We have a lab Slack group. Please join if you can – it helps especially for those who are remote working. We have a range of channels to join, including ones for coding, wet-lab work, journal club, recipes, and random nonsense (mostly gifs and youtube videos). Want to start your own? Go ahead! We also have a lab WhatsApp group. It is mostly used to share pictures of cakes/children/pets/travel/good food. It is not compulsory to join – but it does help with community building!
Make sure you are on the key mailing lists for your project e.g. ese_research, mCAFEs, JBEI. Check with Jenny for the precise ones for your work. We all get lots of email, but do try and read those from these lists (especially from the ESE Operations team). Also remember to reply to these lists very judiciously – they have a large subscriber base. Replies to these should be especially polite, informative, and respectful.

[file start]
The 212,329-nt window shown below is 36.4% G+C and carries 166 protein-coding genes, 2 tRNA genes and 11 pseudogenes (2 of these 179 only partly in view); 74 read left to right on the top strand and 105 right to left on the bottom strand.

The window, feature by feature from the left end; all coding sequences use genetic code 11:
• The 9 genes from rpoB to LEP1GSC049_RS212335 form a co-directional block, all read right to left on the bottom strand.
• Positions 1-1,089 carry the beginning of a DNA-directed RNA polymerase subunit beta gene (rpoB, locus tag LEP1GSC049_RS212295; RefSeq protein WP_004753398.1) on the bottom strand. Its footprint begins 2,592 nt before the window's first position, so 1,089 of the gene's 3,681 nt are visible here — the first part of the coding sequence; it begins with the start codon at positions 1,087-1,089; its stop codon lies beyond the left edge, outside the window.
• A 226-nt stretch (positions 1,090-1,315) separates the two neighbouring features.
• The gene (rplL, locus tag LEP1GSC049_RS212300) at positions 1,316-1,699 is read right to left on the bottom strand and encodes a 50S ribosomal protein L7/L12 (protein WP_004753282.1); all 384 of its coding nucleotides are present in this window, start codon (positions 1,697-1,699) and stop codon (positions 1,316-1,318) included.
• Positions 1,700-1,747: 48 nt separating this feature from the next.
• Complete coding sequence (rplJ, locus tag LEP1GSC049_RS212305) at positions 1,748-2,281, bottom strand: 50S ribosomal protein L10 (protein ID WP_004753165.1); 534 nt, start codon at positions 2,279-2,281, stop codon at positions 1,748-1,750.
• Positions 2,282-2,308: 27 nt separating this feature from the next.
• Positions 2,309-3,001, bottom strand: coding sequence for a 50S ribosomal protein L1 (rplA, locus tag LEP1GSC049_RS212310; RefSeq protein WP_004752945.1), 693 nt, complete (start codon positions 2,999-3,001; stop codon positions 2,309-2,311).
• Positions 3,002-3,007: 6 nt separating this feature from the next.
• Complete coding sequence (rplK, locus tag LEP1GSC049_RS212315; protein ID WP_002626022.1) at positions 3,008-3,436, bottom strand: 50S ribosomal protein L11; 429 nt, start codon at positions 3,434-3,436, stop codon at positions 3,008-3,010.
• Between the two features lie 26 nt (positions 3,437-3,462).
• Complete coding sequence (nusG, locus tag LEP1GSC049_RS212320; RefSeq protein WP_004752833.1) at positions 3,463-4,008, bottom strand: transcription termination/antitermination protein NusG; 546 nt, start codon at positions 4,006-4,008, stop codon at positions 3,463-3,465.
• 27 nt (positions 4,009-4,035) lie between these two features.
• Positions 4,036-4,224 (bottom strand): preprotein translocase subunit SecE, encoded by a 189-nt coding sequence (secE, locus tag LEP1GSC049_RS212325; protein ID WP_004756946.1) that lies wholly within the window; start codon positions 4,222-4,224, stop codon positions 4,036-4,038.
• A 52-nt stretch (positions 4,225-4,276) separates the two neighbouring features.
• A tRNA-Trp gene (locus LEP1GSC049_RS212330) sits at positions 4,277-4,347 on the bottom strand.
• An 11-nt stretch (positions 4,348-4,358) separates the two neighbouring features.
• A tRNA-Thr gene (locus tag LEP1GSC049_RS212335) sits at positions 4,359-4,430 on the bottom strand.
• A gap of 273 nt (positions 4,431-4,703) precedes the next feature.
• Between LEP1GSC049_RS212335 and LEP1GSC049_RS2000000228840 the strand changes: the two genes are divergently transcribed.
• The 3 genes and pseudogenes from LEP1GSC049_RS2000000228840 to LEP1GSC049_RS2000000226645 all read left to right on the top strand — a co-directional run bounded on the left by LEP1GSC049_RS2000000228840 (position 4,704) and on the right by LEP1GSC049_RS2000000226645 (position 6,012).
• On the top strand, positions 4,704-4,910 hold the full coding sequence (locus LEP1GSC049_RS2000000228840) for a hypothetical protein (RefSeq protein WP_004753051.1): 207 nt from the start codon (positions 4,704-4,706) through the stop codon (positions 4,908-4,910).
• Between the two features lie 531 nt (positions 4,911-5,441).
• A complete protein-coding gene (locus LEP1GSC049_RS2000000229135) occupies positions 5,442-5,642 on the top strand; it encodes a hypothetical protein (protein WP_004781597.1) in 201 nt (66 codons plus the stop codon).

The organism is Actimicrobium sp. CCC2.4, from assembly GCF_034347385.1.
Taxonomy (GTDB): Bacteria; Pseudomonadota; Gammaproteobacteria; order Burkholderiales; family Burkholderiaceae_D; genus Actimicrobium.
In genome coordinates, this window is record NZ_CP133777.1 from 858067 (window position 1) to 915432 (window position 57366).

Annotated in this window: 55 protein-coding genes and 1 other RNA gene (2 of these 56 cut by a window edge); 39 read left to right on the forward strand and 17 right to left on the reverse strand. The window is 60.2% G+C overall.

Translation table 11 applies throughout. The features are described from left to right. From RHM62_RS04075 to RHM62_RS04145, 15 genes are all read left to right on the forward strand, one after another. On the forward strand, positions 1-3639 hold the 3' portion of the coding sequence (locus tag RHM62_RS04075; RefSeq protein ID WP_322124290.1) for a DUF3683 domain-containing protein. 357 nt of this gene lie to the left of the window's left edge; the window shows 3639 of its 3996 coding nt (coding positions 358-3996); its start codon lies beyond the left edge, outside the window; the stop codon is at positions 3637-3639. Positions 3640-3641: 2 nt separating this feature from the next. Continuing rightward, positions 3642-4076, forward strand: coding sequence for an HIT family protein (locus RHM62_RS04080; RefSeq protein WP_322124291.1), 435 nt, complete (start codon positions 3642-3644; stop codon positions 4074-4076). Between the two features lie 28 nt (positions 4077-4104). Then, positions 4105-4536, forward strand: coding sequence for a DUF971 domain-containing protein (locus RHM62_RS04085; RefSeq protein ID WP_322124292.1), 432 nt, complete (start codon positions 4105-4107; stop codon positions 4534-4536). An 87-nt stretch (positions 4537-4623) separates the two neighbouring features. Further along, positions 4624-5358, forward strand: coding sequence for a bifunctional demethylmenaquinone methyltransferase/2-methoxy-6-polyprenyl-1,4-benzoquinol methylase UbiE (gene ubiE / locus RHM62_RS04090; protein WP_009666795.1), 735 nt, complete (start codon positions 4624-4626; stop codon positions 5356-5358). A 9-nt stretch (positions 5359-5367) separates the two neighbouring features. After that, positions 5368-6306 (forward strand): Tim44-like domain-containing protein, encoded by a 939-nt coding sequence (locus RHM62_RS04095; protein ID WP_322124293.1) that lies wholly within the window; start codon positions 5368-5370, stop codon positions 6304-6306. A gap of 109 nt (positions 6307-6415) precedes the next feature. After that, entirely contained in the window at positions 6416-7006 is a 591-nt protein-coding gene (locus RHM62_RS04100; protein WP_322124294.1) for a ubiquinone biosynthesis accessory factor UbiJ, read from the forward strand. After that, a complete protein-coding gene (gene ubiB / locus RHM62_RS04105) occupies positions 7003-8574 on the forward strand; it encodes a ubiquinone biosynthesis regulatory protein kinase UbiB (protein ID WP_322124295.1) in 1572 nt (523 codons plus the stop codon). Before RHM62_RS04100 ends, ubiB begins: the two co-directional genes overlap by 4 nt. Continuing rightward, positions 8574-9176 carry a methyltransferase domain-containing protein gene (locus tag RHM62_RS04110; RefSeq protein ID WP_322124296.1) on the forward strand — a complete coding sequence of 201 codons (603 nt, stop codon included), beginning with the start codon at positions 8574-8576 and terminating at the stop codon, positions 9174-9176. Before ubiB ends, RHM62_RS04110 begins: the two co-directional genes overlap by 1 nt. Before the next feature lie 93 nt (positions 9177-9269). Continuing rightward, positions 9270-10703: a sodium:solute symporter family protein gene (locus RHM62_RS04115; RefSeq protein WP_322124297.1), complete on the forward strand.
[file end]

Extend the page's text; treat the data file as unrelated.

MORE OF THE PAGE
If you have suggestions for other communication methods we could use in the lab, or better ways to implement the ones we have, then please let me know. We work in a rapidly changing environment, and technologies are constantly evolving.
Again, if you experience any challenges with communication then please let Jenny know.
Our work is funded almost exclusively by the US taxpayer, and therefore we have a moral obligation to ensure that the research (and the data underlying it) are freely available.
We will endeavor to publish all outputs as Gold (or above) Open Access, and manuscripts will be uploaded to the biorxiv preprint server. In the rare cases this isn’t possible, an author’s version of the published manuscript will be uploaded to the UC eScholarship repository.
All materials used in a publication will also be made freely available to the community as far as possible. Beyond data (see above), seeds will be sent to stock centers (e.g ABRC) or archived in-house for distribution. Strains and plasmids will also be archived using JBEI’s ICE registry system for redistribution (and regularly requested strains will be sent to Addgene).